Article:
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ABC Interview


On December 14, 1969, Mike Wallace, with CBS News, did a television interview with one of the soldiers, Paul Meadlo, who participated in the massacre. The text for the poster was taken from this interview:

Q:How many people did you round up?
A:Well, there was about forty, fifty people that we gathered in the center of the village. And we placed them in there, and it was like a little island, right there in the center of the village, I7d say … And …
Q:What kind of people – men, women, children?
A:Men, women, children.
Q:Babies?
A:Babies. And we huddled them up. We made them squat down and Lieutenant Calley came over and said, “You know what to do with them don’t you?” And I said yes. So I took it for granted that he just wanted us to watch them. And he left, and came back about ten or fifteen minutes later and said, “How come you ain’t killed them yet?” And I told him that I didn’t think you wanted us to kill them, that you just wanted us to guard them. He said, “No, I want them dead.” So-
Q:He told this to all of you, or to you particularly?
A:Well, I was facing him. So, but the other three, four, guys heard it and so he stepped back about ten, fifteen feet, and he started shooting them. And he told me to start shooting. So I started shooting, I poured about four clips into the group.
Q:You fired four clips from your …
A:M-16
Q:And that’s about how many clips – I mean, how many –
A:I carried seventeen rounds to each clip.
Q:So you fired something like sixty-seven shots?
A:Right
Q:And you killed how many? At that time?
A:Well, I fired them automatic, so you can’t know hom any you killed ’cause they were going fast. So I might have killed ten or fifteen of them.
A:Men, women and children?
Q:Men, women and children.
A:And babies?
Q:and babies.

Copy right status

Ronald L. Haeberle took the photo while in the American military as a US army combat photographer. As such any work, he did as a government employee should fall into the public domain. However, Haeberle used multiple cameras; the first was his black and white Army issued camera and the second was his personal camera that used color film. Therefore the copyright is uncertain as he used his own camera to take the, “And babies”, poster photo. Further clouding the status of the photo is that text is overlapped over of the photo making it an altered original work of art, much like the more modern Fairey Obama Poster. Regardless of the poster status, just the photo was published by Time/Life and Haeberle granted reproduction rights to the AWC without charge on December 16, 1970.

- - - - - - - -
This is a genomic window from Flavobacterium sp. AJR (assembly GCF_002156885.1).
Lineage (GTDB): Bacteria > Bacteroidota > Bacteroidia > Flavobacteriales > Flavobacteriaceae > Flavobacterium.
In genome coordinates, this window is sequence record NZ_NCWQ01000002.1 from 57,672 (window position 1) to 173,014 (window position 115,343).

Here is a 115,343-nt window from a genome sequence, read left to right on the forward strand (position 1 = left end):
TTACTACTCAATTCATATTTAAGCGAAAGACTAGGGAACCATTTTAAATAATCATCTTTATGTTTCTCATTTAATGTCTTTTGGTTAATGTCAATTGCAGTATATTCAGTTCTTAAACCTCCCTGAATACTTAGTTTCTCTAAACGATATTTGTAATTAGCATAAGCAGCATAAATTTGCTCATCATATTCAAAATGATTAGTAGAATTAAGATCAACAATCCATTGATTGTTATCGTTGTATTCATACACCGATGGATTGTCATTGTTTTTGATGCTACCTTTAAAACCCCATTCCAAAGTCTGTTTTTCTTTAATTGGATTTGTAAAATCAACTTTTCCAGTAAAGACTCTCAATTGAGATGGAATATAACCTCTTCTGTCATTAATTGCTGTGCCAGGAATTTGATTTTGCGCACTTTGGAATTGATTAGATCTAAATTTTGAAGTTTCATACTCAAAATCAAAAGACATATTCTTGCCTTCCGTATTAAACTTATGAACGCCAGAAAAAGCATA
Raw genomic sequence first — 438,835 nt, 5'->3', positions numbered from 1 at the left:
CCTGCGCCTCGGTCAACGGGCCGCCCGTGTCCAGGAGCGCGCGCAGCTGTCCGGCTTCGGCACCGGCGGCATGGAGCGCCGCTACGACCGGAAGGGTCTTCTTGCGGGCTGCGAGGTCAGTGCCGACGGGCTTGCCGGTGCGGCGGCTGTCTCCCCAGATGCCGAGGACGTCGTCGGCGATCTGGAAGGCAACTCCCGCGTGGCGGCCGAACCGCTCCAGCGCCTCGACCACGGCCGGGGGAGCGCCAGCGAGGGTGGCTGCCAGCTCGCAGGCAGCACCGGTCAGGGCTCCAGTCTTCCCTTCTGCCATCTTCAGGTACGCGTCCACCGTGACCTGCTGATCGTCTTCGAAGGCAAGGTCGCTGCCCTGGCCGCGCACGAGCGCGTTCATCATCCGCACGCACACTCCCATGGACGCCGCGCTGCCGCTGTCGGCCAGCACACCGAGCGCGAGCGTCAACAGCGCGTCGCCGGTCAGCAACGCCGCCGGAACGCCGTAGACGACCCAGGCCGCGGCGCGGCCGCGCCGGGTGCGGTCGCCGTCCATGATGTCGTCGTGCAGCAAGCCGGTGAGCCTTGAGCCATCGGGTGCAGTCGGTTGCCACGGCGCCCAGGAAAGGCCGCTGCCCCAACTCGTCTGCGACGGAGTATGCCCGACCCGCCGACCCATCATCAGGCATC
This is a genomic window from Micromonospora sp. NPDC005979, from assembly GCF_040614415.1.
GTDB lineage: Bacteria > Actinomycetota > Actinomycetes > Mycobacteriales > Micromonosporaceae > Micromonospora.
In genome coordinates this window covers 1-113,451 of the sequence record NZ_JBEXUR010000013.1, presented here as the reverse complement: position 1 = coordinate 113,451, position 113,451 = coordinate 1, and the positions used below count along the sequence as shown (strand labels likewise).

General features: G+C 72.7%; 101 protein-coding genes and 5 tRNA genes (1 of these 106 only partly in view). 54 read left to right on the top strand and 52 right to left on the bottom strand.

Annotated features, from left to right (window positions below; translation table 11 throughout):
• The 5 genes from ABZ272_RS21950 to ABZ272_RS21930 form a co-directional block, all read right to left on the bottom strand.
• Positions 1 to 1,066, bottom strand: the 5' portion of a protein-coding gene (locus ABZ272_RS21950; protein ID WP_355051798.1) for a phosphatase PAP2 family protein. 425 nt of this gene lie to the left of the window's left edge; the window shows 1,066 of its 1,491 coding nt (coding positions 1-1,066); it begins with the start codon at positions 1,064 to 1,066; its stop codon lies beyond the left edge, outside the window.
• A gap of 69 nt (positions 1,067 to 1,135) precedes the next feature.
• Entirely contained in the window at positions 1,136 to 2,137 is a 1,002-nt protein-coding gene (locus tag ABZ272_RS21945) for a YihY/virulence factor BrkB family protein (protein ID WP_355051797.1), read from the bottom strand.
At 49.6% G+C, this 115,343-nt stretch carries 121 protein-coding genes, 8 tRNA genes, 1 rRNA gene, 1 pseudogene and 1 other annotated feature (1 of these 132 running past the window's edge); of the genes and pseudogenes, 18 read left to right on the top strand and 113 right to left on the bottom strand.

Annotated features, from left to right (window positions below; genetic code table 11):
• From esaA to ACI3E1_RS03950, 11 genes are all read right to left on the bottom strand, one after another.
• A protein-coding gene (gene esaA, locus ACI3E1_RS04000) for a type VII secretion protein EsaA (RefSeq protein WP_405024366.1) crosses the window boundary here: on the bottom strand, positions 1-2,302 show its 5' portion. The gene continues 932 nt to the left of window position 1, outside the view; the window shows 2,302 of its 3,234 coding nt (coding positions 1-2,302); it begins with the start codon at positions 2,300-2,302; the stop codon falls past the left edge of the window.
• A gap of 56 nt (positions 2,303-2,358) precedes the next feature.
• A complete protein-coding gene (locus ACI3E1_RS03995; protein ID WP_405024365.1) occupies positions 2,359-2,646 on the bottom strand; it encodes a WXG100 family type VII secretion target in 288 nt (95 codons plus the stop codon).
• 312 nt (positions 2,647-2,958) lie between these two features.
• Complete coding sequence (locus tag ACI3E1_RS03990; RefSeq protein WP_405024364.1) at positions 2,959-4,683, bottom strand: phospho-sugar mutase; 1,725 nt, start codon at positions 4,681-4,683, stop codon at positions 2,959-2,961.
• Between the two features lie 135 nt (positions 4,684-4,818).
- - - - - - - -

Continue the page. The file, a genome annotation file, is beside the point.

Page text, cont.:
John Morris, the photo editor for The New York Times at the time remembers:

In late morning, we received word that London papers, copying the photos from The Plain Dealer, were going ahead without payment, ignoring the copyright. The New York Post followed, in its early afternoon edition. Rosenthal decreed that it would now be ridiculous for The Times to pay. We would publish “as a matter of public interest.” The next day, November 22, [1969] The Times ran one My Lai picture on page three—downplayed to avoid sensationalism.

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Wait for me, Daddy

Behind the camera: Claude P. Dettloff
Where: Eighth Street and Columbia Avenue intersection, New Westminster, Canada
Photo Summary: The British Columbia Regiment (Duke of Connaught’s Own Rifles) marching down the street when Warren “Whitey” Bernard runs out to his father, Pte. Jack Bernard.
Picture Taken: October 1, 1940

Canada had been at war for over a year and still, the men of The British Columbia Regiment (Duke of Connaught’s Own Rifles) waited to be called up for service. Finally, in 1940 the order came down and the men marched through New West Minister to a waiting train to take them overseas. As the men marched, one little boy, seeing his father ran out onto the street and was quickly chased by his mother. Photographer Claude P. Dettloff was all ready to take a picture of the hundreds of BC boys going off to war when Warren “Whitey” Bernard ran into his picture. With a click Dettloff took one of the defining Canadian pictures of World War II.

Background


The Oct. 2, 1940, front page of The Province featured Claude P. Dettloff's famous Wait for Me, Daddy photo.

The Oct. 2, 1940, front page of The Province featured Claude P. Dettloff’s famous Wait for Me, Daddy photo.